It's all right for your labor coach to rest or to take a break during labor. This is especially true if labor lasts a long time. It's better if your coach eats in the lounge or hospital cafeteria.

Many couples do different things to distract themselves and to help pass time during labor. These include picking names for the baby, playing games, watching TV or listening to music. A labor coach shouldn't bring work to the labor room. Talking on the phone to clients or doing work is inappropriate and shows little support for the laboring woman.

Talk to your doctor about your coach's participation in the delivery, such as cutting the umbilical cord or bathing the baby after birth. Things like this that can be done vary from one place to another. Understand the responsibility of your doctor is the well-being of you and your baby¨don't make requests or demands that could cause complications for you or your baby.

Talk about who needs to be called ahead of time. Bring a list of names and phone numbers with you. There are some people you may want to call yourself. In most places, a telephone is available in labor and delivery rooms.

Talk to your labor coach about showing the baby to those who are waiting. If you want to be with your partner when friends or relatives first see the baby, make it clear. Don't allow your baby to be taken out of the room unless that's what you want. In most instances, you need some cleaning up. Take 10 or 15 minutes for yourselves. After that you can show the baby to friends and relatives and share the joy with them.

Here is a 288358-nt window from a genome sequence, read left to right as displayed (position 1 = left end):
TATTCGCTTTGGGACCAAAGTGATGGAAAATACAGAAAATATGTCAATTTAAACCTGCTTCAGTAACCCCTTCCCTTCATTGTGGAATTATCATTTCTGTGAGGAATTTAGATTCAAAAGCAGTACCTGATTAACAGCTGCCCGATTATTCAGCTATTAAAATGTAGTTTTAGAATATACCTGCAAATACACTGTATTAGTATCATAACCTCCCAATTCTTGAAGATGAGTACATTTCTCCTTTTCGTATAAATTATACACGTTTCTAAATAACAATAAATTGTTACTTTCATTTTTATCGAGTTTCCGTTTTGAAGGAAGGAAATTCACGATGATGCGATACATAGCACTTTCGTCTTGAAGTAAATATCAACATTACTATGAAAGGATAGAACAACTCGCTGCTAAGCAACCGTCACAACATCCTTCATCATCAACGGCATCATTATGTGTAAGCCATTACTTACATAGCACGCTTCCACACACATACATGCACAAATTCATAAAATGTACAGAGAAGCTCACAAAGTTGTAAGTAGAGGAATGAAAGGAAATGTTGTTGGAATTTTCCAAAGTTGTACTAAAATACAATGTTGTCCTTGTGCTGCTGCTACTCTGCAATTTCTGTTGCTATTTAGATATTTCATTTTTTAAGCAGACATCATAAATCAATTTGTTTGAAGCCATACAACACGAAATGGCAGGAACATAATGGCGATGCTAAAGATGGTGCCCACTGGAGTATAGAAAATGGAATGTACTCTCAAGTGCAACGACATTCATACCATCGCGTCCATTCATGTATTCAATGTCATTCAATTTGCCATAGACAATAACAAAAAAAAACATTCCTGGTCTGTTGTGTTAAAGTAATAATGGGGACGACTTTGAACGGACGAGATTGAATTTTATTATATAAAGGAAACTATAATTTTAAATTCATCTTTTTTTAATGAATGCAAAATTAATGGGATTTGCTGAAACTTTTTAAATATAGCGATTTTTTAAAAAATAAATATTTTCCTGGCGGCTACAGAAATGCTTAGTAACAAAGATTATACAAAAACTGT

What Happens to You after the Birth?

What happens to you after the birth of your baby depends on the hospital or birthing-center facilities where you have your baby. Hospitals vary in the arrangements and accommodations they have available.

With LDRP (labor, delivery, recovery and postpartum), the room you are admitted to at the beginning of your labor is the room you labor in, deliver in, recover in and remain in for your entire hospital stay. This isn't available everywhere, but these facilities are becoming more popular.

The concept of LDRP has evolved because many women don't want to be moved from the labor area to recovery to another part of the hospital after delivery. The nursery is usually close to labor and delivery and the recovery area. This enables you to see your baby as often as you like and to have your baby in your room for longer periods.

In many places, you will labor in the labor-and-delivery suite, then be moved to a delivery room at the time of delivery. Following this, you may go to a postpartum floor, which is an area in the hospital where you will spend the remainder of your hospital stay.

Most hospitals allow you to have your baby in your room as much as you want. This is called rooming in or boarding in. Some hospitals also have a cot, couch or chair that makes into a bed in your room so your partner can stay with you after delivery. Check the availability of various facilities in the hospitals in your area.

Another concept is the birthing room; this generally refers to delivering your baby in the same room you labor in. You don't have to be moved from the room you're laboring in to another place to have the baby. Even if you use a birthing room, you may have to move to another area of the hospital for recovery.